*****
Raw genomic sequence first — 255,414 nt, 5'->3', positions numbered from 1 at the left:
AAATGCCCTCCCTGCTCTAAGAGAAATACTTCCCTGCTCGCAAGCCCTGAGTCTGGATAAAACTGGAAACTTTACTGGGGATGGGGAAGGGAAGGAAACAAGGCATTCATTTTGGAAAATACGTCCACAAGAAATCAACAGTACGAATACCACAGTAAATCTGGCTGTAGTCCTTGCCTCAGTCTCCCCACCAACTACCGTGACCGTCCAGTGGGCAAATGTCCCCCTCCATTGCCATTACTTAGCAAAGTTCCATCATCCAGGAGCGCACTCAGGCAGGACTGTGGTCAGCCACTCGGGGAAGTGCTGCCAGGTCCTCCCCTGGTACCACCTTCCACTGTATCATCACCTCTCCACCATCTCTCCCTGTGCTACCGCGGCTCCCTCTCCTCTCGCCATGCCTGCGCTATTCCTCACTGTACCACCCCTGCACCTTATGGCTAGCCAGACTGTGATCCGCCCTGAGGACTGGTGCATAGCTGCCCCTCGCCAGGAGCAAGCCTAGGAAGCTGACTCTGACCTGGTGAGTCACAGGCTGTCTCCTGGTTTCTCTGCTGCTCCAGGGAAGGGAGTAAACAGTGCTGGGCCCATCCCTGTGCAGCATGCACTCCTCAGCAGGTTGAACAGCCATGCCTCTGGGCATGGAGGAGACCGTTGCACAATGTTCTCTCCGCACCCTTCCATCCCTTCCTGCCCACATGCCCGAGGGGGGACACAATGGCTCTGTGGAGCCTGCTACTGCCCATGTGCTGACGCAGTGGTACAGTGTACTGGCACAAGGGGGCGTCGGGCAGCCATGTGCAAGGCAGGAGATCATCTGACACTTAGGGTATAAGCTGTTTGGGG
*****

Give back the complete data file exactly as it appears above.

Raw genomic sequence first — 255,414 nt, 5'->3', positions numbered from 1 at the left:
AAATGCCCTCCCTGCTCTAAGAGAAATACTTCCCTGCTCGCAAGCCCTGAGTCTGGATAAAACTGGAAACTTTACTGGGGATGGGGAAGGGAAGGAAACAAGGCATTCATTTTGGAAAATACGTCCACAAGAAATCAACAGTACGAATACCACAGTAAATCTGGCTGTAGTCCTTGCCTCAGTCTCCCCACCAACTACCGTGACCGTCCAGTGGGCAAATGTCCCCCTCCATTGCCATTACTTAGCAAAGTTCCATCATCCAGGAGCGCACTCAGGCAGGACTGTGGTCAGCCACTCGGGGAAGTGCTGCCAGGTCCTCCCCTGGTACCACCTTCCACTGTATCATCACCTCTCCACCATCTCTCCCTGTGCTACCGCGGCTCCCTCTCCTCTCGCCATGCCTGCGCTATTCCTCACTGTACCACCCCTGCACCTTATGGCTAGCCAGACTGTGATCCGCCCTGAGGACTGGTGCATAGCTGCCCCTCGCCAGGAGCAAGCCTAGGAAGCTGACTCTGACCTGGTGAGTCACAGGCTGTCTCCTGGTTTCTCTGCTGCTCCAGGGAAGGGAGTAAACAGTGCTGGGCCCATCCCTGTGCAGCATGCACTCCTCAGCAGGTTGAACAGCCATGCCTCTGGGCATGGAGGAGACCGTTGCACAATGTTCTCTCCGCACCCTTCCATCCCTTCCTGCCCACATGCCCGAGGGGGGACACAATGGCTCTGTGGAGCCTGCTACTGCCCATGTGCTGACGCAGTGGTACAGTGTACTGGCACAAGGGGGCGTCGGGCAGCCATGTGCAAGGCAGGAGATCATCTGACACTTAGGGTATAAGCTGTTTGGGG